Using the test isn’t rocket science but it’s easy to make mistakes that significantly affect test accuracy. I recommend reading the instructions carefully the first time you use one (you might also watch this video). If you’re testing multiple people (at a dinner party, for example), you might consider having a designated person help everyone test and watch for any mistakes.
Based on one published study and my own experience helping with numerous tests, I recommend you pay particular attention to:
- Getting 6 reagent drops in the top hole
- Swabbing for a full 15 seconds per nostril
- Inserting the swab correctly into the card
- Rotating the swab three full 360° rotations after inserting it
A sample protocol
Here’s my protocol for events like dinner parties:
- Wear a mask when you arrive
- Ideally, conduct your test under supervision if you’re not familiar with the process
- When it’s time to swab your nostrils: remove your mask, step back, and turn away from other people (in case you sneeze)
- Put your mask back on as soon as you’re done swabbing and wear it until your test is done
- Label your test with a marker and start a timer
- Don’t be alarmed by the initial rush of pink dye across the test strip
- Check your test when the timer goes off, remembering that even a very faint line indicates a positive result
How accurate is BinaxNOW?
Short answer: BinaxNOW has an excellent specificity of 99%. Sensitivity is middling, with wide variation depending primarily on viral load. Those characteristics make it more useful for some applications than others: in particular, it’s more useful for determining whether someone is likely to be infectious than it is for determining whether someone has COVID at all.
Unfortunately, there is a lot of data but there isn’t a lot of high quality data that answers exactly what we want to know.
If you’re testing to find out if you have COVID, the overall sensitivity of BinaxNOW based on meta-analysis is:
All patients: sensitivity = 62%
All the antigen tests perform much better in people with symptoms. I haven’t found a meta analysis of this for the BinaxNOW specifically, but my best extrapolation of multiple data points is:
Symptomatic people: sensitivity = 67%
Asymptomatic people: sensitivity = 48%
If you’re testing to find out if you’re infectious, it’s a little more complicated. My best guess is:
Testing to see if you’re infectious: sensitivity = 75%
But you probably wouldn’t be here if you just wanted the short answer.
I’ve found three papers to be most useful: this meta analysis (paper 1) from August 2021 provides the most comprehensive review of the available data, while this one (paper 2) and this one (paper 3) include subgroup analyses which are helpful for understanding what factors affect test accuracy.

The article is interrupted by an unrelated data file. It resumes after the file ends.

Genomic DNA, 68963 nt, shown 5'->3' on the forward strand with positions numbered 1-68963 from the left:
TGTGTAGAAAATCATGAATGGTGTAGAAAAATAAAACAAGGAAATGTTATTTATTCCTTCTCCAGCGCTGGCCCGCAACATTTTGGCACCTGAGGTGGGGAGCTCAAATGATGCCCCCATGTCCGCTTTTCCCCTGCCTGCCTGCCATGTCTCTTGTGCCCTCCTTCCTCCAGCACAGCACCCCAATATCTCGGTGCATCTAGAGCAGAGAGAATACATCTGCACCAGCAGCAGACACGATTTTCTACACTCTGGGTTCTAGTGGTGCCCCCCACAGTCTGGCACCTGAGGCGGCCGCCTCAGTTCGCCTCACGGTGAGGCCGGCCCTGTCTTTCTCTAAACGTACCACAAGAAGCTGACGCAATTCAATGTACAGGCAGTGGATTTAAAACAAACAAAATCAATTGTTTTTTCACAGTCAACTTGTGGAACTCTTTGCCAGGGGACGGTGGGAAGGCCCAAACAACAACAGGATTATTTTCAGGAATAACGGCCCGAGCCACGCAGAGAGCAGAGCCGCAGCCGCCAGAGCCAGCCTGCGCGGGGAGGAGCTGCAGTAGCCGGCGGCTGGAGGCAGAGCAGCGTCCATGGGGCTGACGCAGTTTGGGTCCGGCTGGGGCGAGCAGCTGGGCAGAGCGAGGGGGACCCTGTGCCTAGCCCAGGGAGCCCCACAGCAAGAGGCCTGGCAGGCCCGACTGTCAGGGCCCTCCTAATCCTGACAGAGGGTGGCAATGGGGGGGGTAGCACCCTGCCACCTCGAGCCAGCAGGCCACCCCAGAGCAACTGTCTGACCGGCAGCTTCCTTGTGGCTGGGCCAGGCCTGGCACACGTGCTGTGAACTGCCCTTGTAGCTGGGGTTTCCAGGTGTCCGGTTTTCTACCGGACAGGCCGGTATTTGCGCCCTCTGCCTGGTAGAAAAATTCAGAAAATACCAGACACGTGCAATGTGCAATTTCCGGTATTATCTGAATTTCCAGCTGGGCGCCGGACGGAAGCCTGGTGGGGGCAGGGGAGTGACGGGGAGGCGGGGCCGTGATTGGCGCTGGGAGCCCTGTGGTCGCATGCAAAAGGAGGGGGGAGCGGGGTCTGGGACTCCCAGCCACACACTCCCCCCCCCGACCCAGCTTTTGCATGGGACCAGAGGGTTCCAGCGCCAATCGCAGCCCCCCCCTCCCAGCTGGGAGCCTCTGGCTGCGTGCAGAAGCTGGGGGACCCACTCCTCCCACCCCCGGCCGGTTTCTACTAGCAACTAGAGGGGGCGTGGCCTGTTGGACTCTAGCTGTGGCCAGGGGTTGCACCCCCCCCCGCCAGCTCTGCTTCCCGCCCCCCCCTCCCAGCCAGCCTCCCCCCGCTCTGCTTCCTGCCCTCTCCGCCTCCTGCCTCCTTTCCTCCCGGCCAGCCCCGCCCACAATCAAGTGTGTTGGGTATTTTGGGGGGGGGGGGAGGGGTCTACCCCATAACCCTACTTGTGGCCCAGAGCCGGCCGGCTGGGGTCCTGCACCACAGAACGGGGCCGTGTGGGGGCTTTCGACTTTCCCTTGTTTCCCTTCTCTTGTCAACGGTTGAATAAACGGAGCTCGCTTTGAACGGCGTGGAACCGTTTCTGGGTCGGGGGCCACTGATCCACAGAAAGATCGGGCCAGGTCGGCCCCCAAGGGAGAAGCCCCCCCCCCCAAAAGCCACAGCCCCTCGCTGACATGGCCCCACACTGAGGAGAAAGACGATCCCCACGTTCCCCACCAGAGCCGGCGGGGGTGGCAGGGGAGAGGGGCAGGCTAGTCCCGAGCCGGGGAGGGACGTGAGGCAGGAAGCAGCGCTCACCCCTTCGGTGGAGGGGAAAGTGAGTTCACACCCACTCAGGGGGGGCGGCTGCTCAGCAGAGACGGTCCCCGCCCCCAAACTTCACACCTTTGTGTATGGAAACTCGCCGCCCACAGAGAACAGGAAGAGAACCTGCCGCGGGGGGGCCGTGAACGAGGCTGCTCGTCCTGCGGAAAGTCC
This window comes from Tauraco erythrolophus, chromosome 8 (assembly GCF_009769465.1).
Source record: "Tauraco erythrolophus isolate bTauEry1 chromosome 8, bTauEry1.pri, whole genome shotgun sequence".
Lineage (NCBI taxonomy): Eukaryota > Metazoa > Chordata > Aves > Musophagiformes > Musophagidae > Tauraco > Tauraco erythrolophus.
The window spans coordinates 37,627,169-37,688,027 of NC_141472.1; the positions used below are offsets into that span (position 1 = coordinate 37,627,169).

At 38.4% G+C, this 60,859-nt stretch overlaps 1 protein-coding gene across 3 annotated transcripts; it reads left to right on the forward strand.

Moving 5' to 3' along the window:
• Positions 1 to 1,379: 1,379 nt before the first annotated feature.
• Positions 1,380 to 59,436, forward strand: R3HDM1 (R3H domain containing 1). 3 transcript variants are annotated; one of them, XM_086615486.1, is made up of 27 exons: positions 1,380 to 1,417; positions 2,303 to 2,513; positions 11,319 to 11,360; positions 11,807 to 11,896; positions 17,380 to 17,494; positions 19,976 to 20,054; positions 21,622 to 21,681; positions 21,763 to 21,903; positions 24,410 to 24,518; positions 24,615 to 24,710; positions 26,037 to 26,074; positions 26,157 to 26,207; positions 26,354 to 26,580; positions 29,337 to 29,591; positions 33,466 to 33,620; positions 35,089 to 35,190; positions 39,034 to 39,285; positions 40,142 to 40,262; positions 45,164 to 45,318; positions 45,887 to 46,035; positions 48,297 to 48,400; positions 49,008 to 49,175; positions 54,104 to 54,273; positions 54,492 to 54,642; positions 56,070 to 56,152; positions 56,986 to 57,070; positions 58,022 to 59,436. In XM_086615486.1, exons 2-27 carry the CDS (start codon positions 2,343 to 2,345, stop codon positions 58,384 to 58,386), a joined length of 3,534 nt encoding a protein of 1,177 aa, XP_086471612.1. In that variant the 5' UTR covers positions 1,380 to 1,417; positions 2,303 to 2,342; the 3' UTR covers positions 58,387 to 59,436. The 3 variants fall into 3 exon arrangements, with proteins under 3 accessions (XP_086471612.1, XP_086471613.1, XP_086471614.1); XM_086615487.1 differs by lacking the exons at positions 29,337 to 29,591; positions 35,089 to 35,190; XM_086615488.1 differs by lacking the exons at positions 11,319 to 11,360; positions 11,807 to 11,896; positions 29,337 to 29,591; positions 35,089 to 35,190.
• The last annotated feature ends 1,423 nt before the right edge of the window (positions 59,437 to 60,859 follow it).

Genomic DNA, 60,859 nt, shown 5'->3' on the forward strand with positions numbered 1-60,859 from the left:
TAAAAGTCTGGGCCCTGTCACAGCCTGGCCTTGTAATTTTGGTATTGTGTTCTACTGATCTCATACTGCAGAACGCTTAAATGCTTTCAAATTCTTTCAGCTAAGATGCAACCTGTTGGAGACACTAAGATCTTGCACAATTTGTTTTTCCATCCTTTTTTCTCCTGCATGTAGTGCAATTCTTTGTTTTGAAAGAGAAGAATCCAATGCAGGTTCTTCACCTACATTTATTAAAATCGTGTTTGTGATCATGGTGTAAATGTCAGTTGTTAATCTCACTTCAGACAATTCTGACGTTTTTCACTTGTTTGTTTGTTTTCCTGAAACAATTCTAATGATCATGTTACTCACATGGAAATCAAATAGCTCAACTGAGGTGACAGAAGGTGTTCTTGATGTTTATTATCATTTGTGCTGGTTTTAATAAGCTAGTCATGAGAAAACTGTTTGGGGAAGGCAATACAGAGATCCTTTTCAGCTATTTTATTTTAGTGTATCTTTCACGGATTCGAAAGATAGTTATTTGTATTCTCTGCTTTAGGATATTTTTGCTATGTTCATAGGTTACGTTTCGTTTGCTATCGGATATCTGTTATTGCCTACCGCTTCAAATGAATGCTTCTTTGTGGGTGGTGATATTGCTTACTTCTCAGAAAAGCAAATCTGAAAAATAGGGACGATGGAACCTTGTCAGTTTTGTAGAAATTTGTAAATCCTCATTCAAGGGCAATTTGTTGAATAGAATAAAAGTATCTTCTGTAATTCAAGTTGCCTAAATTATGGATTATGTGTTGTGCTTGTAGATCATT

Researchers generally determine accuracy by comparing BinaxNOW results to PCR results (the “gold standard”). Most studies used real-world testing of actual patients, but there is some data that uses lab-prepared samples (which is useful for understanding the underlying processes).
The meta analysis found an average sensitivity of 62%, but that varied substantially between different subgroups. Three different subgroup analyses all suggest that sensitivity is highly dependent on how much virus is present—taken together, they strongly suggest BinaxNOW will be pretty good at detecting people who are currently infectious, but not so good at detecting low-grade infections or infections before or after peak viral load.
Symptomatic vs asymptomatic
Many studies have found better sensitivity in symptomatic people than asymptomatic. The meta-analysis (paper 1) found that for antigen tests in general, sensitivities were 72% and 52% in symptomatic and asymptomatic individuals. Extrapolating from other data about the BinaxNOW specifically, I’d guess:
Symptomatic people: sensitivity = 67%
Asymptomatic people: sensitivity = 48%
67% sensitivity isn’t great if you’ve just developed symptoms and you want to know if you have COVID or not.
Culture-positive vs culture-negative
Paper 2 performed a very interesting subgroup analysis: they tried to culture virus from each specimen and compared the sensitivity of culture-positive specimens to culture-negative ones. They found:
Sensitivity = 64% (symptomatic) vs 36% (asymptomatic)
Sensitivity = 93% (symptomatic) vs 79% (asymptomatic)
Sensitivity of 79% in culture-positive specimens is quite good: if I had to pick a single metric of how sensitive BinaxNOW is for detecting asymptomatic but infectious cases, it would be this one. Viral culture is complicated to perform (especially for nasal samples), but many epidemiologists consider it to be the gold standard for detecting infectious individuals.